“I have a dream that my four little children will one day live in a nation where they will not be judged by the color of their skin but by the content of their character.”
Fifty years ago today, on August 28, 1963, Dr. Martin Luther King, Jr., delivered his iconic “I have a dream” speech to more than 250,000 people on the steps of the Lincoln Memorial during the March on Washington for Jobs and Freedom. Offering a simple but powerful clarification of the founding promise of the United States that “all men are created equal,” Dr. King’s remarkable words—many of which were improvised—were a catalyst of civil rights reform and remain an incredible inspiration to generations of Americans.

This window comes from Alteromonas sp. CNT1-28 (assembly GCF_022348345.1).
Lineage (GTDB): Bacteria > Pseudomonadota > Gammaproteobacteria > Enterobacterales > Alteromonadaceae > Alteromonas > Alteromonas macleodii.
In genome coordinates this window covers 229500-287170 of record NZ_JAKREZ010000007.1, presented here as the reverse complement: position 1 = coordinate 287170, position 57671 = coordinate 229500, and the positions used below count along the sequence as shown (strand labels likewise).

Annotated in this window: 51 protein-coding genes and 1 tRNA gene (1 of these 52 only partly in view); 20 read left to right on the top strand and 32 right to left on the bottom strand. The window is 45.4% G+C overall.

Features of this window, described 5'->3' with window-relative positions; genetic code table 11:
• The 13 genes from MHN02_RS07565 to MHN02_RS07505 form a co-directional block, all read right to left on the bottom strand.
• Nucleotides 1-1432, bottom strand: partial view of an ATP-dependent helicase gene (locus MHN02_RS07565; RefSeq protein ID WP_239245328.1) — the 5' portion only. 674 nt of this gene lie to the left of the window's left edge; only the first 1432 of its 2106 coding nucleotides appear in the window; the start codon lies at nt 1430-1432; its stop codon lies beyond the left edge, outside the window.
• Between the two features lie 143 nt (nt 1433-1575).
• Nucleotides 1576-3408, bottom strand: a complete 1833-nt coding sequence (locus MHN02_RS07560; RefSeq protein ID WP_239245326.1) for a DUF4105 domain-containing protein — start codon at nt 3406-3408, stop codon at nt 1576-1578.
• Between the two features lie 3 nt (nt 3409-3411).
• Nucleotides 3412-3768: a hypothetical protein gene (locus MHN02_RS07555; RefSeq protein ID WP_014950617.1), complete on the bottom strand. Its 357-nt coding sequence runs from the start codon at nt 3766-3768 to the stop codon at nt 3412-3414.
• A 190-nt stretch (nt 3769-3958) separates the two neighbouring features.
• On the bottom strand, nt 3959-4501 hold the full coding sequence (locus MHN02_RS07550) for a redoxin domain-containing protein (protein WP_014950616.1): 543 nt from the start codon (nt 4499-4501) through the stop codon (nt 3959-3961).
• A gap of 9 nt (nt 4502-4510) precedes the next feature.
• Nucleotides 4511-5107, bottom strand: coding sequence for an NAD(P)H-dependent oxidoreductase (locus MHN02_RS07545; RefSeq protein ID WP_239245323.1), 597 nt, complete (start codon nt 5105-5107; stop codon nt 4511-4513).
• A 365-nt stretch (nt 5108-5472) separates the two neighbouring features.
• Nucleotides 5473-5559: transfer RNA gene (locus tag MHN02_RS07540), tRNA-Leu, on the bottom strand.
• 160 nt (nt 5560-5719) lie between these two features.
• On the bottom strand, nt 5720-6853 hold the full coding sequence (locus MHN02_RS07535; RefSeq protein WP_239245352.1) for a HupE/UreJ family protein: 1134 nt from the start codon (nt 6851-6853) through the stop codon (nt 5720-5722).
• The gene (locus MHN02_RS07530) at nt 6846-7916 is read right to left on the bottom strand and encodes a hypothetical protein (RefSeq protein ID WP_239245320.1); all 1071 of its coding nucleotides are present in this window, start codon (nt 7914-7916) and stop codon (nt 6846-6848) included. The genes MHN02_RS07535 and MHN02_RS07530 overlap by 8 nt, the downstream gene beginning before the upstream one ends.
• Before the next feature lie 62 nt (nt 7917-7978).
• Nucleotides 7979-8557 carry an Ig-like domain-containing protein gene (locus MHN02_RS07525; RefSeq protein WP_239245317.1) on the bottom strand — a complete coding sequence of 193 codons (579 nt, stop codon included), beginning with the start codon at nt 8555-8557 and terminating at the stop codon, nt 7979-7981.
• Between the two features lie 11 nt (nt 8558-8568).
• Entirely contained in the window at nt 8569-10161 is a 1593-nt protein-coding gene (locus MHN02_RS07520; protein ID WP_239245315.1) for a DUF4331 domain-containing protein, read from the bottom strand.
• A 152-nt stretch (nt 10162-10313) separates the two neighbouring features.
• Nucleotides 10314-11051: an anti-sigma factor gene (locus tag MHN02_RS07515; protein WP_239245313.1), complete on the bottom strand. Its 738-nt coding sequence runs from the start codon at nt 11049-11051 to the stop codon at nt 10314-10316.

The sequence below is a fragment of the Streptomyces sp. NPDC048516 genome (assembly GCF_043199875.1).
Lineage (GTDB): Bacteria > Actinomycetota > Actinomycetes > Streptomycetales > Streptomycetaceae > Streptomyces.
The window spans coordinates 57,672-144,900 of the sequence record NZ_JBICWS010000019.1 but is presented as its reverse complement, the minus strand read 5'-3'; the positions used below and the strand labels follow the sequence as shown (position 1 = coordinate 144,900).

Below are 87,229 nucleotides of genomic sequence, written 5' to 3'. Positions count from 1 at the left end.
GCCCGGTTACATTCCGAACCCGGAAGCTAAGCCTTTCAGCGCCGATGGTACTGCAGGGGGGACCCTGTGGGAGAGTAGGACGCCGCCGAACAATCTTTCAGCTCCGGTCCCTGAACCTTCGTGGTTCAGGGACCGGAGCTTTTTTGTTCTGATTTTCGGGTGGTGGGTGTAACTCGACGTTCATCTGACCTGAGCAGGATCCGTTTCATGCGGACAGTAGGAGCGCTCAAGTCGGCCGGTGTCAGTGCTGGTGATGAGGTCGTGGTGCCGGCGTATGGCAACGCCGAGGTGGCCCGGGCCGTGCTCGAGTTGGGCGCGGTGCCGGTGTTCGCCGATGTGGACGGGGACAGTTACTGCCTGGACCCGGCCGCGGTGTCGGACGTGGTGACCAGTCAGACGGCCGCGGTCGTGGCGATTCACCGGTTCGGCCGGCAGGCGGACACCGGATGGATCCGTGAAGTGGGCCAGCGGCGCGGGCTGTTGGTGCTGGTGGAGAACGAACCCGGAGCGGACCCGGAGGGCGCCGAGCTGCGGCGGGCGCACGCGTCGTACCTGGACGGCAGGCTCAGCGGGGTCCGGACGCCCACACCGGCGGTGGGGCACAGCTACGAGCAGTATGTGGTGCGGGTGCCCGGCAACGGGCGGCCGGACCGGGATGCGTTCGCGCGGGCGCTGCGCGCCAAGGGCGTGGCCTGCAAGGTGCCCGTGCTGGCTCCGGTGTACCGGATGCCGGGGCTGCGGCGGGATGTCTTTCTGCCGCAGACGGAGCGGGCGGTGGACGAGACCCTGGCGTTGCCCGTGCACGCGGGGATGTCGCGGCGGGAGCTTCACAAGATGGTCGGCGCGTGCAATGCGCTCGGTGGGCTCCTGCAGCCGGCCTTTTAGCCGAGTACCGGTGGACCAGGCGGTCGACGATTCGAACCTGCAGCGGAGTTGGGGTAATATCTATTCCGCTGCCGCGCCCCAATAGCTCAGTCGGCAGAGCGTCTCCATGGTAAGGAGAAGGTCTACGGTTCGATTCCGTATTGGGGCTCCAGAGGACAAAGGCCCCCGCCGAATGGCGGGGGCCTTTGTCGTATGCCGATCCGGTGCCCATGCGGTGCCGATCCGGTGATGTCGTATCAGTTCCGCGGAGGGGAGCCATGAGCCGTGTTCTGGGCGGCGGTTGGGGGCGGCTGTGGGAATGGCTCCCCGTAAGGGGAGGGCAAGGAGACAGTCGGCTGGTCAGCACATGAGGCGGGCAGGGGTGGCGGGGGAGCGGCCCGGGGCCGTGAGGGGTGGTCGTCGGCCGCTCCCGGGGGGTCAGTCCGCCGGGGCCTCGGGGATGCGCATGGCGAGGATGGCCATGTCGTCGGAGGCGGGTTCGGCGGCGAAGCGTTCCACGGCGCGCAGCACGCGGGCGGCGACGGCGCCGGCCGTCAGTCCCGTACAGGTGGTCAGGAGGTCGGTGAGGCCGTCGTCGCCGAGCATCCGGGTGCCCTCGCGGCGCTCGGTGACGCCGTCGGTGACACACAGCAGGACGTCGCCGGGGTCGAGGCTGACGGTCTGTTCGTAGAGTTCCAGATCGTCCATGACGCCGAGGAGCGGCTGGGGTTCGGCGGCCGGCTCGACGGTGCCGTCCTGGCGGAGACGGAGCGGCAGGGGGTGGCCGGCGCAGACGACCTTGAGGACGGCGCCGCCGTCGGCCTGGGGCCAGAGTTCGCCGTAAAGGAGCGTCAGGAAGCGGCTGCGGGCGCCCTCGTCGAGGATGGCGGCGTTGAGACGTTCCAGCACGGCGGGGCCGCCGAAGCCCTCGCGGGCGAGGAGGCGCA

Today, I encourage you to take a moment out of your busy day to read or listen to Dr. King’s historic speech. For more information about this civil rights hero, check out the Free Library’s many staff recommendation lists, including books by Dr. King as well as books about him for children and adults. You can also listen to our free podcasts by acclaimed authors who have written about Dr. King and his legacy, like Michael Eric Dyson and Taylor Branch.